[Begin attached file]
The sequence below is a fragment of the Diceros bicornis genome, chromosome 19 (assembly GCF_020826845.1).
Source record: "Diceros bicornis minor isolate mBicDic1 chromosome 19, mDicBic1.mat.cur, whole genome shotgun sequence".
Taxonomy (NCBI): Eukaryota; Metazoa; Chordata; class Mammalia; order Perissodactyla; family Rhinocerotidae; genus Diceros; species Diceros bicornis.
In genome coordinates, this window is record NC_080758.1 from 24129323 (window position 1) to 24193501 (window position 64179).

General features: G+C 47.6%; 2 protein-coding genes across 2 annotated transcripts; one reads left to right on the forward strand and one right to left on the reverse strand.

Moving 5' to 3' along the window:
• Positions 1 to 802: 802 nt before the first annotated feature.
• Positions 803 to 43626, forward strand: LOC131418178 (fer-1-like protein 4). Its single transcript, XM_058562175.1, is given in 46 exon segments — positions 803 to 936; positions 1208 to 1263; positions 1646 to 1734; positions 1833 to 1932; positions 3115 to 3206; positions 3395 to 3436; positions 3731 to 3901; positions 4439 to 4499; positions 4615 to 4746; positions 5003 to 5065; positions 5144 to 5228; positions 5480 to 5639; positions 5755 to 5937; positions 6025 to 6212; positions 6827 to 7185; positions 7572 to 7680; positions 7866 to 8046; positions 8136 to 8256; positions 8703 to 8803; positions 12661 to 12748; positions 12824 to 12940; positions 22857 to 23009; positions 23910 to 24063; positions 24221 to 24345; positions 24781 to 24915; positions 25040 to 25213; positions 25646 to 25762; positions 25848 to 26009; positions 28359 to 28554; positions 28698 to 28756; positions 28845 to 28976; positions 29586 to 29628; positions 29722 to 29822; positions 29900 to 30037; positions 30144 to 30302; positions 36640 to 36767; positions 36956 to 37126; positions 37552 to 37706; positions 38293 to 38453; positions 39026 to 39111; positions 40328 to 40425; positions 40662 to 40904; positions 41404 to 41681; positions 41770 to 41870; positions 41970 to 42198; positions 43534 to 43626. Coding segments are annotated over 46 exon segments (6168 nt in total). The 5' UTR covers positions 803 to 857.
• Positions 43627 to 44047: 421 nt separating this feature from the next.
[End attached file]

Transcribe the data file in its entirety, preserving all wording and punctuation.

The sequence below is a fragment of the Diceros bicornis genome, chromosome 19 (assembly GCF_020826845.1).
Source record: "Diceros bicornis minor isolate mBicDic1 chromosome 19, mDicBic1.mat.cur, whole genome shotgun sequence".
Taxonomy (NCBI): Eukaryota; Metazoa; Chordata; class Mammalia; order Perissodactyla; family Rhinocerotidae; genus Diceros; species Diceros bicornis.
In genome coordinates, this window is record NC_080758.1 from 24129323 (window position 1) to 24193501 (window position 64179).

General features: G+C 47.6%; 2 protein-coding genes across 2 annotated transcripts; one reads left to right on the forward strand and one right to left on the reverse strand.

Moving 5' to 3' along the window:
• Positions 1 to 802: 802 nt before the first annotated feature.
• Positions 803 to 43626, forward strand: LOC131418178 (fer-1-like protein 4). Its single transcript, XM_058562175.1, is given in 46 exon segments — positions 803 to 936; positions 1208 to 1263; positions 1646 to 1734; positions 1833 to 1932; positions 3115 to 3206; positions 3395 to 3436; positions 3731 to 3901; positions 4439 to 4499; positions 4615 to 4746; positions 5003 to 5065; positions 5144 to 5228; positions 5480 to 5639; positions 5755 to 5937; positions 6025 to 6212; positions 6827 to 7185; positions 7572 to 7680; positions 7866 to 8046; positions 8136 to 8256; positions 8703 to 8803; positions 12661 to 12748; positions 12824 to 12940; positions 22857 to 23009; positions 23910 to 24063; positions 24221 to 24345; positions 24781 to 24915; positions 25040 to 25213; positions 25646 to 25762; positions 25848 to 26009; positions 28359 to 28554; positions 28698 to 28756; positions 28845 to 28976; positions 29586 to 29628; positions 29722 to 29822; positions 29900 to 30037; positions 30144 to 30302; positions 36640 to 36767; positions 36956 to 37126; positions 37552 to 37706; positions 38293 to 38453; positions 39026 to 39111; positions 40328 to 40425; positions 40662 to 40904; positions 41404 to 41681; positions 41770 to 41870; positions 41970 to 42198; positions 43534 to 43626. Coding segments are annotated over 46 exon segments (6168 nt in total). The 5' UTR covers positions 803 to 857.
• Positions 43627 to 44047: 421 nt separating this feature from the next.